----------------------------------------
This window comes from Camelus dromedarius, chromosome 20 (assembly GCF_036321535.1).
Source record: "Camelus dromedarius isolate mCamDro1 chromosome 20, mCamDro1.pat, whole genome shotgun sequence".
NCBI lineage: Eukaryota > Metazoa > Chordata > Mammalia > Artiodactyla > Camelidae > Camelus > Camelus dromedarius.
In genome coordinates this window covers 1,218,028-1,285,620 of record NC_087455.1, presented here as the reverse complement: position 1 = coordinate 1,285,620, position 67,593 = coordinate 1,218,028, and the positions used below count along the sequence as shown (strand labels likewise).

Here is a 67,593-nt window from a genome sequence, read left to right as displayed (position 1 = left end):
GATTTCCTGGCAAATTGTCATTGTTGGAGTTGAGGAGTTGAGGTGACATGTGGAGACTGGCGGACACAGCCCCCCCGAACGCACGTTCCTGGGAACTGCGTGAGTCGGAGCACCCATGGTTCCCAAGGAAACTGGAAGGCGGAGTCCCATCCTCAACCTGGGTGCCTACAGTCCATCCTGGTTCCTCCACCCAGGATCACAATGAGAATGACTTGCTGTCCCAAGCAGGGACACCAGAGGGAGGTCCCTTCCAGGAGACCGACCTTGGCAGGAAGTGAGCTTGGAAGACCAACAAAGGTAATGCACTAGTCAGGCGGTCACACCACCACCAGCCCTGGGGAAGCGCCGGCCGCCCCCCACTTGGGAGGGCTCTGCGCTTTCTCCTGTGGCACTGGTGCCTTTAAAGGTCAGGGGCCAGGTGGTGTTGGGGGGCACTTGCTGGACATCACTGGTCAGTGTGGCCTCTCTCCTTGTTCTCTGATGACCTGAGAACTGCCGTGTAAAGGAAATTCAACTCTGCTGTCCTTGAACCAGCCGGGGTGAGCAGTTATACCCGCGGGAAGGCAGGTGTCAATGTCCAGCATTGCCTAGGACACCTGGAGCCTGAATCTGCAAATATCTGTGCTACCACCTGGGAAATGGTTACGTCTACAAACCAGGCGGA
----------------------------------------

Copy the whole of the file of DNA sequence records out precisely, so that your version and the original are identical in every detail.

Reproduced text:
This window comes from Camelus dromedarius, chromosome 20 (assembly GCF_036321535.1).
Source record: "Camelus dromedarius isolate mCamDro1 chromosome 20, mCamDro1.pat, whole genome shotgun sequence".
NCBI lineage: Eukaryota > Metazoa > Chordata > Mammalia > Artiodactyla > Camelidae > Camelus > Camelus dromedarius.
In genome coordinates this window covers 1,218,028-1,285,620 of record NC_087455.1, presented here as the reverse complement: position 1 = coordinate 1,285,620, position 67,593 = coordinate 1,218,028, and the positions used below count along the sequence as shown (strand labels likewise).

Here is a 67,593-nt window from a genome sequence, read left to right as displayed (position 1 = left end):
GATTTCCTGGCAAATTGTCATTGTTGGAGTTGAGGAGTTGAGGTGACATGTGGAGACTGGCGGACACAGCCCCCCCGAACGCACGTTCCTGGGAACTGCGTGAGTCGGAGCACCCATGGTTCCCAAGGAAACTGGAAGGCGGAGTCCCATCCTCAACCTGGGTGCCTACAGTCCATCCTGGTTCCTCCACCCAGGATCACAATGAGAATGACTTGCTGTCCCAAGCAGGGACACCAGAGGGAGGTCCCTTCCAGGAGACCGACCTTGGCAGGAAGTGAGCTTGGAAGACCAACAAAGGTAATGCACTAGTCAGGCGGTCACACCACCACCAGCCCTGGGGAAGCGCCGGCCGCCCCCCACTTGGGAGGGCTCTGCGCTTTCTCCTGTGGCACTGGTGCCTTTAAAGGTCAGGGGCCAGGTGGTGTTGGGGGGCACTTGCTGGACATCACTGGTCAGTGTGGCCTCTCTCCTTGTTCTCTGATGACCTGAGAACTGCCGTGTAAAGGAAATTCAACTCTGCTGTCCTTGAACCAGCCGGGGTGAGCAGTTATACCCGCGGGAAGGCAGGTGTCAATGTCCAGCATTGCCTAGGACACCTGGAGCCTGAATCTGCAAATATCTGTGCTACCACCTGGGAAATGGTTACGTCTACAAACCAGGCGGA